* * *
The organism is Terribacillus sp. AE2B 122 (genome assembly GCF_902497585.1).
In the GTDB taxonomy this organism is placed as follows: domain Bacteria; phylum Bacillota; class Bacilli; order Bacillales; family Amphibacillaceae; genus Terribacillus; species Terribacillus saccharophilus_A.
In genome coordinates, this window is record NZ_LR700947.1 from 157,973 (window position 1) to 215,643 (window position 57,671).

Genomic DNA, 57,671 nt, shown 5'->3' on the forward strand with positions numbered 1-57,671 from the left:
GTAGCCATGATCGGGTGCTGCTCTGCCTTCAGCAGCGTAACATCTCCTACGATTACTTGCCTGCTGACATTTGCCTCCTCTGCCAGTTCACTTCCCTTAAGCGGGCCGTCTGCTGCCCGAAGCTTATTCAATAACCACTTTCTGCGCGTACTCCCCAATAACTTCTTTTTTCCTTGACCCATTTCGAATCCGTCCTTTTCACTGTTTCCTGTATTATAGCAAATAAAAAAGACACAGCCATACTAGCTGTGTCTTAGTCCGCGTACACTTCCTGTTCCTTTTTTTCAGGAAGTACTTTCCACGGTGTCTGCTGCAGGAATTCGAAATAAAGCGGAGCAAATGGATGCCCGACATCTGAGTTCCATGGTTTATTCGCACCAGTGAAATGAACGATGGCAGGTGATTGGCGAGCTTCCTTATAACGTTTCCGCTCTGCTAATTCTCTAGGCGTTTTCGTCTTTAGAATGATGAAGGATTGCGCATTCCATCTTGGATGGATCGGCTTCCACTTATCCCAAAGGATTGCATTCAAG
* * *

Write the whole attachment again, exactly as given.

The organism is Terribacillus sp. AE2B 122 (genome assembly GCF_902497585.1).
In the GTDB taxonomy this organism is placed as follows: domain Bacteria; phylum Bacillota; class Bacilli; order Bacillales; family Amphibacillaceae; genus Terribacillus; species Terribacillus saccharophilus_A.
In genome coordinates, this window is record NZ_LR700947.1 from 157,973 (window position 1) to 215,643 (window position 57,671).

Genomic DNA, 57,671 nt, shown 5'->3' on the forward strand with positions numbered 1-57,671 from the left:
GTAGCCATGATCGGGTGCTGCTCTGCCTTCAGCAGCGTAACATCTCCTACGATTACTTGCCTGCTGACATTTGCCTCCTCTGCCAGTTCACTTCCCTTAAGCGGGCCGTCTGCTGCCCGAAGCTTATTCAATAACCACTTTCTGCGCGTACTCCCCAATAACTTCTTTTTTCCTTGACCCATTTCGAATCCGTCCTTTTCACTGTTTCCTGTATTATAGCAAATAAAAAAGACACAGCCATACTAGCTGTGTCTTAGTCCGCGTACACTTCCTGTTCCTTTTTTTCAGGAAGTACTTTCCACGGTGTCTGCTGCAGGAATTCGAAATAAAGCGGAGCAAATGGATGCCCGACATCTGAGTTCCATGGTTTATTCGCACCAGTGAAATGAACGATGGCAGGTGATTGGCGAGCTTCCTTATAACGTTTCCGCTCTGCTAATTCTCTAGGCGTTTTCGTCTTTAGAATGATGAAGGATTGCGCATTCCATCTTGGATGGATCGGCTTCCACTTATCCCAAAGGATTGCATTCAAG